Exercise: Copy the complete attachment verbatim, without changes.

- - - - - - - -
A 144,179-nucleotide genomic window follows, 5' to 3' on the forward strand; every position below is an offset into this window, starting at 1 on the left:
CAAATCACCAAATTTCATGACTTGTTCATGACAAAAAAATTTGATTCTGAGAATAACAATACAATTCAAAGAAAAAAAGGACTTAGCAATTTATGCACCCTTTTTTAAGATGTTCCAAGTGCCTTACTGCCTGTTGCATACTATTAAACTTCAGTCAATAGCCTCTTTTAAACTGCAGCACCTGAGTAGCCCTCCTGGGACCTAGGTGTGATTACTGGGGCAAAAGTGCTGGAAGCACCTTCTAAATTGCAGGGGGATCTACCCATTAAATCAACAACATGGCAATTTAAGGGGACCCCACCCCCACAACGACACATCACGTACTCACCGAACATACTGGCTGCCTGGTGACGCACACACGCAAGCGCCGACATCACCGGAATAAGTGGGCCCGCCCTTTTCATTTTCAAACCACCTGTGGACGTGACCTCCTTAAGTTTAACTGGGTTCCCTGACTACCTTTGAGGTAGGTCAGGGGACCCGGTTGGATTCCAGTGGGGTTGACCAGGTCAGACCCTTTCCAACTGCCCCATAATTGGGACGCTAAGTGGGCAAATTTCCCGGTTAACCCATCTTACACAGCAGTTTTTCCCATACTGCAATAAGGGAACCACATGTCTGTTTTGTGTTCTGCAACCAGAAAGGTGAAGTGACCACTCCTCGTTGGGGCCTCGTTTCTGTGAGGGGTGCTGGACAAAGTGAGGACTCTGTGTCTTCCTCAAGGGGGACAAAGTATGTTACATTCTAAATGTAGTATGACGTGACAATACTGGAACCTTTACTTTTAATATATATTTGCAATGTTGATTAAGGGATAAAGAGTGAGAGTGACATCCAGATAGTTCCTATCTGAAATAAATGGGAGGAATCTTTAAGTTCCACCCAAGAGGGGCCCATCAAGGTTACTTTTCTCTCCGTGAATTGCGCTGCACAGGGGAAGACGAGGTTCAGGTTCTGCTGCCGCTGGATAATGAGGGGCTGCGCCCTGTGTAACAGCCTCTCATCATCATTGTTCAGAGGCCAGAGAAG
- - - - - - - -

A 144,179-nucleotide genomic window follows, 5' to 3' on the forward strand; every position below is an offset into this window, starting at 1 on the left:
CAAATCACCAAATTTCATGACTTGTTCATGACAAAAAAATTTGATTCTGAGAATAACAATACAATTCAAAGAAAAAAAGGACTTAGCAATTTATGCACCCTTTTTTAAGATGTTCCAAGTGCCTTACTGCCTGTTGCATACTATTAAACTTCAGTCAATAGCCTCTTTTAAACTGCAGCACCTGAGTAGCCCTCCTGGGACCTAGGTGTGATTACTGGGGCAAAAGTGCTGGAAGCACCTTCTAAATTGCAGGGGGATCTACCCATTAAATCAACAACATGGCAATTTAAGGGGACCCCACCCCCACAACGACACATCACGTACTCACCGAACATACTGGCTGCCTGGTGACGCACACACGCAAGCGCCGACATCACCGGAATAAGTGGGCCCGCCCTTTTCATTTTCAAACCACCTGTGGACGTGACCTCCTTAAGTTTAACTGGGTTCCCTGACTACCTTTGAGGTAGGTCAGGGGACCCGGTTGGATTCCAGTGGGGTTGACCAGGTCAGACCCTTTCCAACTGCCCCATAATTGGGACGCTAAGTGGGCAAATTTCCCGGTTAACCCATCTTACACAGCAGTTTTTCCCATACTGCAATAAGGGAACCACATGTCTGTTTTGTGTTCTGCAACCAGAAAGGTGAAGTGACCACTCCTCGTTGGGGCCTCGTTTCTGTGAGGGGTGCTGGACAAAGTGAGGACTCTGTGTCTTCCTCAAGGGGGACAAAGTATGTTACATTCTAAATGTAGTATGACGTGACAATACTGGAACCTTTACTTTTAATATATATTTGCAATGTTGATTAAGGGATAAAGAGTGAGAGTGACATCCAGATAGTTCCTATCTGAAATAAATGGGAGGAATCTTTAAGTTCCACCCAAGAGGGGCCCATCAAGGTTACTTTTCTCTCCGTGAATTGCGCTGCACAGGGGAAGACGAGGTTCAGGTTCTGCTGCCGCTGGATAATGAGGGGCTGCGCCCTGTGTAACAGCCTCTCATCATCATTGTTCAGAGGCCAGAGAAG